Activision Clarifies Its Patent For Encouraging Microtransactions
The Destiny and Call of Duty publisher says the patent was only "exploratory."
[UPDATE] In a statement, Activision confirmed that this patent was only "exploratory," and such a system has not been used in any games.
"This was an exploratory patent filed in 2015 by an R&D team working independently from our game studios. It has not been implemented in-game," a spokesperson for Activision said.
Additionally, Bungie community manager David "Deej" Dague confirmed on Twitter, "None of this functionality appears in Destiny."
The original story is below.
Microtransaction systems are a much-discussed and controversial topic in gaming. They make publishers a lot of money, in part because the margins are so high, so you can expect them to stick around. Now, it's been revealed that gaming giant Activision holds a patent for a system that "drives microtransactions in multiplayer video games." US Patent No. 9,789,406 was filed in 2015 but only granted to Activision this week, according to public records spotted by Rolling Stone.
The patent's description explains that it's for a "system and method" for encouraging players to spend money on microtransactions. It doesn't specify any titles, but many of Activision's biggest games have microtransaction systems such as the Destiny and Call of Duty franchises, along with Overwatch from Blizzard. Importantly, the patent does not say if this system is actually used in any of Activision or Blizzard games.
The patent's description further specifies that its system and methods can include matchmaking systems that influence buying behavior. "The system may match a more expert/marquee player with a junior player to encourage the junior player to make game-related purchases of items possessed/used by the marquee player," the patent explains. "A junior player may wish to emulate the marquee player by obtaining weapons or other items used by the marquee player."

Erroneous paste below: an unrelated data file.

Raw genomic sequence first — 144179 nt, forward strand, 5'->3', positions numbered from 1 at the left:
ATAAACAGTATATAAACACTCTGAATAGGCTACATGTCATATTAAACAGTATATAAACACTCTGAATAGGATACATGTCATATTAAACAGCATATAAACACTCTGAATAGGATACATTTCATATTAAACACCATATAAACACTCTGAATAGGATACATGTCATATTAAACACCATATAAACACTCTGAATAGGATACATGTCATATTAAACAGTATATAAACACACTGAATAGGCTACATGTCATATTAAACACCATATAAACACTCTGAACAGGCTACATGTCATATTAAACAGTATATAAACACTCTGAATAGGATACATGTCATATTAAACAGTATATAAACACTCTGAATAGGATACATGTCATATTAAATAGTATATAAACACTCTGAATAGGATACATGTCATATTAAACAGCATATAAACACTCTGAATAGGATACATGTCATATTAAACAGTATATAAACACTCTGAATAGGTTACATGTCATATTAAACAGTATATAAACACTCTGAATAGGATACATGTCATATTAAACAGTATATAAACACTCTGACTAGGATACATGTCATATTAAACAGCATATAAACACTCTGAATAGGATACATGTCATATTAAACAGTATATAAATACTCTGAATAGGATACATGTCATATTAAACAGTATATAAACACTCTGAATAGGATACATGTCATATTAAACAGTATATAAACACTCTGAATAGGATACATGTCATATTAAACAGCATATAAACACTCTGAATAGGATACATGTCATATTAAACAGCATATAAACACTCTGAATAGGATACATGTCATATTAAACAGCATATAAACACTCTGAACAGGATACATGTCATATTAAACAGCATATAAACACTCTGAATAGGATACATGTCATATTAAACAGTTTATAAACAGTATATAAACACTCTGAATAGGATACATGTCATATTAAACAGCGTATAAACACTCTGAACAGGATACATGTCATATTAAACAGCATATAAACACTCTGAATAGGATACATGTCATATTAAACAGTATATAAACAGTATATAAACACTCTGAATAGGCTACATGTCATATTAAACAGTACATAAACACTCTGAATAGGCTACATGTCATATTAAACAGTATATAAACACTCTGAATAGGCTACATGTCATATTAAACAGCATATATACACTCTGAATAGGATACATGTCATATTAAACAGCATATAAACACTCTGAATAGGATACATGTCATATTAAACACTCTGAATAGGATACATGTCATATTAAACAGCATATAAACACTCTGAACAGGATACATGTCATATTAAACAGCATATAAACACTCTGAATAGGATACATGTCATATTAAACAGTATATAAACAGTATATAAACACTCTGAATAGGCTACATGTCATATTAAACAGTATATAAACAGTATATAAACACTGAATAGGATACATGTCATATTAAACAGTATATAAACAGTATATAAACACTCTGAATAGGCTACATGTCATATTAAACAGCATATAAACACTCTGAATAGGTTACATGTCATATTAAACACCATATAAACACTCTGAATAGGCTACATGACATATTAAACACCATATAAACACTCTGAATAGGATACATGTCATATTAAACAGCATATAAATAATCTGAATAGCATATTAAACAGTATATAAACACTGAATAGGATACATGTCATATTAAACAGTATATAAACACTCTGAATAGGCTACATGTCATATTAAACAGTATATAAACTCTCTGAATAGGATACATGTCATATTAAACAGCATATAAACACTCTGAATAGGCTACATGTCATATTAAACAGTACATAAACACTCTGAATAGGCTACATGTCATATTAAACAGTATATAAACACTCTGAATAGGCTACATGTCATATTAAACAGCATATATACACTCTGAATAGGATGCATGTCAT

One specific example is that Activision's microtransaction system might match a player with expert sniper skills with a less skilled player. The idea is that the player with less skill would see the better player performing well, which in turn might encourage them to spend money on microtransactions that could help them get better.
The system goes further: "In one implementation, when a player makes a game-related purchase, the microtransaction engine may encourage future purchases by matching the player (e.g., using matchmaking described herein) in a gameplay session that will utilize the game-related purchase. Doing so may enhance a level of enjoyment by the player for the game-related purchase, which may encourage future purchases."
The patent notes also explain that when a player spends on microtransactions for a specific weapon, the system might put the player into a session where the weapon they acquired is "highly effective." Activision notes that this is a superficial representation of the wider game community. Such a system would give the player "an impression that the particular weapon was a good purchase," and in turn this might encourage them to "make future purchases to achieve similar gameplay results."
The full patent description is full of dense and difficult-to-parse language, but the above passage from the Abstract and Summary is really what it all basically boils down to. It is unclear if Activision is actually using this microtransaction system in any of its games; right now all that's confirmed is that it holds the patent. We have contacted Activision in an attempt to get more details.
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